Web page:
The London art fair looked very promising for the start: there was posh totty and free booze. Posh girls fall into two categories – there are the hot ones, who I like to imagine are still sexually ravenous from boarding school, and the ones that look like the horses they’re so fond of. I saw one woman whose front teeth seemed so keen to stand perpendicular to the conventional attitude that biologists would probably classify her a relative of the unicorn.
The art was unexpectedly exciting too. I’ve really only ever experienced two kinds of art: very good and very bad. As has been noted so often before they sometimes bear an uncanny similarity. Somehow the show joined the dots between these two extremes. Previously the idea of buying art was opaque for me. Where was art bought and sold? What sort of person ‘bought’ art? I’ve see art in trendy pubs and bars, and its frequently less than impressive, especially when the price tag is in the hundreds. I can imagine the artist, but I can’t imagine the buyer of ‘pub’ art.
At the other end there is the art you see in museums and big galleries, and, of course, I have no idea how the dizzying values of the paintings contained therein are arrived at either. Sometimes I can see the art’s merit, sometimes I can’t — I sure as hell can’t imagine it over the mantel piece.
That’s where the Fair illuminated me. Here was a mass of paintings with a clear purpose: to be bought. Not by me, but some of the works were ‘affordable’. You could pick up a 1 of 10 print for £600. Not only that, but the paintings often appeared, even to my inexpert eye, fantastically well executed. One of my slightly-arty-friends-who-often-makes-their-own-Christmas-cards couldn’t hold a candle to the paintings on display.
Even more importantly, if you had one of these in your living room you can bet that everyone who came by would ask you about it. There were many, many paintings on display that I would be delighted to see every morning. Here’s a test that I’ve thought of to decide if art is any good or not: Imagine burglars break in and see your painting, it’s big, and it’s a bit of hassle to steal. If the art is really outstanding then I reckon that uncouth burglars ought to be going “shit, what’s that?”, even if they don’t know anything about it. If it’s good, they’ll nick it. Ok, it’s probably not a test they’re going to be using at Sotheby’s any time soon, but applying this test to the paintings on show I think buyers would be wise to get some insurance.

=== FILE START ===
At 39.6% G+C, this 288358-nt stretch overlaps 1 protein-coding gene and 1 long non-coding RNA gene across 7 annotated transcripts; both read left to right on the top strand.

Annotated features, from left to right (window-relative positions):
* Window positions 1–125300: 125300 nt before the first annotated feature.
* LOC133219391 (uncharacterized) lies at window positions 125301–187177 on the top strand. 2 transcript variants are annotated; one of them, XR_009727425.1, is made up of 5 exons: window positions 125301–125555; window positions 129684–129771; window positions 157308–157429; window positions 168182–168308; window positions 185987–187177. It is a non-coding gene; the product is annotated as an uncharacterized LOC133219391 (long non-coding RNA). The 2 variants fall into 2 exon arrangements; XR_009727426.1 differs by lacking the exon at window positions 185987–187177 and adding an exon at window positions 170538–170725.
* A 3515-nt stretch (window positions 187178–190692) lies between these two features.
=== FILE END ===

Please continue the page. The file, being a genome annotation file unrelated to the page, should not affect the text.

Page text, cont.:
It sounds ridiculous, but as I continued to explore the fair, the concept that art is made to be purchased and enjoyed occurred to me for the first time. That’s not so obvious when you go round some international museum. Purchase there is off the cards, and by the very nature of being the ‘best’ it’s often the least accessible. It’s a rubbish introduction to art. I don’t want to sound mercenary about the purchase of art, it’s just that I could suddenly see it as a practical item, not an intellectual exercise.
Another thing that surprised me is how much collecting the stuff appealed, even though that’s clearly not much of an option. Obviously collecting something that costs thousands of pounds per item is off the cards for a lot of people, on the other hand how many people do (or did before the era of the download) spend thousands on music each year?
Sadly there was more than a little evidence that some people with a poor money/sense ratio were getting their wallets out. Ten people had already purchased a picture of Amy Winehouse at £2,500, (there were 100 prints of this image available). Maybe I misunderstood, maybe it was a great picture, but I just wince to imagine some early 20s city types trying offload some of their cash on culture and then finding a picture of Amy Winehouse. Fair enough if one person wants one, who wants to be the 10th guy on the list? The show had only been open about 2 hours.
I’m sure it’s not only rich idiots making purchases though, if only I could spend all my nights out at openings with free booze I could probably save enough for a painting myself…
Illustration by Thomas Doran